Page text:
The NHS in England has more funding and staff than before the pandemic - but in many types of care, it is treating fewer patients. Why?
The Institute for Fiscal Studies (IFS) says this is a puzzle with no simple explanation - but the pandemic has dealt a lasting blow to the NHS and it could be costing more to treat patients, on average, than before.
Despite higher staff sickness rates, compared with pre-pandemic levels, the NHS has available to work:
8% more nurses
9% more consultants
15% more junior doctors.
But - not counting those filled by patients who have tested positive for Covid, even though they may be there mainly for something else - there were 5% fewer beds available in the third quarter of this year than in 2019, the IFS says.
IFS research economist Max Warner says: "The NHS is showing clear signs of strain heading into the winter and is treating fewer patients than it was pre-pandemic, across many types of care.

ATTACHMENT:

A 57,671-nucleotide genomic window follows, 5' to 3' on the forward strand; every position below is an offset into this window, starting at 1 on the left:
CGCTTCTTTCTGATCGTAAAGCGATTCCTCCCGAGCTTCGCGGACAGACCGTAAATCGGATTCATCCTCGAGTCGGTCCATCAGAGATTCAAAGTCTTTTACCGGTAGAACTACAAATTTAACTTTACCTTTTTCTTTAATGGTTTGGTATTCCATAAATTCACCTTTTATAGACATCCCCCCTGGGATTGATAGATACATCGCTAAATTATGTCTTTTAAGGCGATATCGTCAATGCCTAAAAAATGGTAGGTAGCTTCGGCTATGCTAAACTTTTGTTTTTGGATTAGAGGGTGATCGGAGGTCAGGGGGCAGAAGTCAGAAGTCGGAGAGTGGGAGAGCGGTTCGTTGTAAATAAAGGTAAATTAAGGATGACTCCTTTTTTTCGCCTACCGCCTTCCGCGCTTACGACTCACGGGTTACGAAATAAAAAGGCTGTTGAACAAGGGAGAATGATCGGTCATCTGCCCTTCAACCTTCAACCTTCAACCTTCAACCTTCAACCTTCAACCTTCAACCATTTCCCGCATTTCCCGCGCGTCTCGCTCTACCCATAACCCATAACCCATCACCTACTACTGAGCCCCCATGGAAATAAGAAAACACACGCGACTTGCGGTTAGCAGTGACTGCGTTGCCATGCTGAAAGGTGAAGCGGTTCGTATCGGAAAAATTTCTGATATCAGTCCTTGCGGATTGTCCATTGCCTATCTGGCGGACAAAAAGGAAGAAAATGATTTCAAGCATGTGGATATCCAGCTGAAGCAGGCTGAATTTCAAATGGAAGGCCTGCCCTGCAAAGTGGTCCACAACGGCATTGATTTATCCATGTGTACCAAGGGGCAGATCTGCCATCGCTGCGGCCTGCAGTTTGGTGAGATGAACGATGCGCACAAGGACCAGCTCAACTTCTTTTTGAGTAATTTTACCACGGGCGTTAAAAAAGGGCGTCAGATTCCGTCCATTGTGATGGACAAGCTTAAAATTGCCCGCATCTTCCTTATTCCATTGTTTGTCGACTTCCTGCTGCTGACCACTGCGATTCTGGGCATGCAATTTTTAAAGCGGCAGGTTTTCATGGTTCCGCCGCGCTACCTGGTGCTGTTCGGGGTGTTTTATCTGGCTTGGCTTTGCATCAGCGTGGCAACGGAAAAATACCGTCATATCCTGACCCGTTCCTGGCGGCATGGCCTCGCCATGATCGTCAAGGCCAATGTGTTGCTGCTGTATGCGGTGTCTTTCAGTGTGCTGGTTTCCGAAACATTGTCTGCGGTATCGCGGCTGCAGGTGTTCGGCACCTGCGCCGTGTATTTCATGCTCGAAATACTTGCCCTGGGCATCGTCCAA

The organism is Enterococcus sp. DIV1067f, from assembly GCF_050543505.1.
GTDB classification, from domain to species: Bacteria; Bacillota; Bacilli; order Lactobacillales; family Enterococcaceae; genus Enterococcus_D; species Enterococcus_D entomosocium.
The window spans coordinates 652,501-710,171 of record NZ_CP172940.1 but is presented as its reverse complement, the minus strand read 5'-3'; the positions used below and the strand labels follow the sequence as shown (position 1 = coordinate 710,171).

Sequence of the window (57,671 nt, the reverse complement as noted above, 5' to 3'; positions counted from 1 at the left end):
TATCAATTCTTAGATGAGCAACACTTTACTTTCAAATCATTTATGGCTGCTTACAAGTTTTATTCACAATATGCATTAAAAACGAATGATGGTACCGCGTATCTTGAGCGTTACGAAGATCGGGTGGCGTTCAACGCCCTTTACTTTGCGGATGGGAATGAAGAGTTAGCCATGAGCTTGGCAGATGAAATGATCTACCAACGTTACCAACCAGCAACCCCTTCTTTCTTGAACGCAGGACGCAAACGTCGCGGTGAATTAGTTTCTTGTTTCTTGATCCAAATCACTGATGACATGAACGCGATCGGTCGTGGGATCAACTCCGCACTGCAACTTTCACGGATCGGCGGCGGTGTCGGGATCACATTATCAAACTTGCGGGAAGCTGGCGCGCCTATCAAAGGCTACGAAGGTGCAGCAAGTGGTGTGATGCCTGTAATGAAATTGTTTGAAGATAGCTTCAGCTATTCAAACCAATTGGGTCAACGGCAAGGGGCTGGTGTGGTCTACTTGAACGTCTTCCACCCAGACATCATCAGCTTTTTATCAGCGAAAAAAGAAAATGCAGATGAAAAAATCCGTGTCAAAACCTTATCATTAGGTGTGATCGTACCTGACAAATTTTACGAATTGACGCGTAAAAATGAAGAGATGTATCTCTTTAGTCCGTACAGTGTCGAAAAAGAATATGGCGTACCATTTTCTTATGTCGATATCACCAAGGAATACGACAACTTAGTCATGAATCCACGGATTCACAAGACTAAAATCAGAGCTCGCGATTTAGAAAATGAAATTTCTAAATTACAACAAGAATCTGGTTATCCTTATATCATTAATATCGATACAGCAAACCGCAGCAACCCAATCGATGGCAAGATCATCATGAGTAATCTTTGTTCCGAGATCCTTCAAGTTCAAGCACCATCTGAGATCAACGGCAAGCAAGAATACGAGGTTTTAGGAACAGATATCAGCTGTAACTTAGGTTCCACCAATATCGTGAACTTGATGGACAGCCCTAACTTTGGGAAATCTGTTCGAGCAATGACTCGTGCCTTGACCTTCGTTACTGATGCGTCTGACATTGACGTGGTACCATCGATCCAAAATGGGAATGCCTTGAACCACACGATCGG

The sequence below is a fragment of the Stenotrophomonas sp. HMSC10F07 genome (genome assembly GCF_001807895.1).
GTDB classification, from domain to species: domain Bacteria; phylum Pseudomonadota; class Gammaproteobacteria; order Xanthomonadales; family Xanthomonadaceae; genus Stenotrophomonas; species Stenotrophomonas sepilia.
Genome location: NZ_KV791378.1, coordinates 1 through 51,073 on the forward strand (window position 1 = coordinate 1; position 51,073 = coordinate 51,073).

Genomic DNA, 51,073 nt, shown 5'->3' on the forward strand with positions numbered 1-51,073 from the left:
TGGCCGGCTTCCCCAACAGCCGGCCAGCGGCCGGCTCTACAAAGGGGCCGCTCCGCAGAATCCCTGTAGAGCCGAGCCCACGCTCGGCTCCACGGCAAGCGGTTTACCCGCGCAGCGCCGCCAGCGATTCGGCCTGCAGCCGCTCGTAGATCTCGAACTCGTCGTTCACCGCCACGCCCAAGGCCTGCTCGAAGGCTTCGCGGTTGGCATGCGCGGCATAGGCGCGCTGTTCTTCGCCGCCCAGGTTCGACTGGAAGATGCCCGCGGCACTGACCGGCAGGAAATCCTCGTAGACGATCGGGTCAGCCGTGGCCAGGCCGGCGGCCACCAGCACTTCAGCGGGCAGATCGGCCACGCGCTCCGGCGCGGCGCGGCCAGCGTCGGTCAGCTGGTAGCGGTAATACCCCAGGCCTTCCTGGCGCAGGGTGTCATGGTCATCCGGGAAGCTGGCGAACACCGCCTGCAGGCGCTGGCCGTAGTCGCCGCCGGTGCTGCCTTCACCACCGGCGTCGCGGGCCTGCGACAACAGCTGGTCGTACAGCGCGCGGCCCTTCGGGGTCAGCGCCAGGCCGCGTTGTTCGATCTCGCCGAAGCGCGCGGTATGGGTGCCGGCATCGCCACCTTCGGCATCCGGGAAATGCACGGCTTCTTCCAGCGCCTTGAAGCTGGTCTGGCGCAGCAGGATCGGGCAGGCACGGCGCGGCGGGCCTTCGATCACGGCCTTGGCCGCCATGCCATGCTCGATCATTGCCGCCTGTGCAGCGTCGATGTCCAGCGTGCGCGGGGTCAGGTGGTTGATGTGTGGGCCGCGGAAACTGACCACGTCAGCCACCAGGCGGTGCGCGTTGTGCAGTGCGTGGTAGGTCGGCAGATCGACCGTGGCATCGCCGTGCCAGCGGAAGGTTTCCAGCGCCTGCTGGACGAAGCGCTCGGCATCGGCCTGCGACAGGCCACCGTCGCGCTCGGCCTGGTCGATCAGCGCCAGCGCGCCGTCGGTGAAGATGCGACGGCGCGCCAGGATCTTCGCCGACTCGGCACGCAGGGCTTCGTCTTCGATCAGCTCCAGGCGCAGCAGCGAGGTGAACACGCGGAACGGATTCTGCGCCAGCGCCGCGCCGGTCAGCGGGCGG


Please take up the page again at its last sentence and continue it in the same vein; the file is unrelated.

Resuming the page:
"The real risk, almost three years on from the start of the pandemic, is that the Covid hit to NHS performance is not time-limited.
"Going forward, we need to grapple with the possibility that the health service is just able to treat fewer patients with the same level of resources."
A Department of Health spokesperson said: "As the IFS report acknowledges, Covid had a significant impact on the NHS, and we are focused on delivering the biggest catch-up programme in health history".
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Source: BBC News, 14 December 2022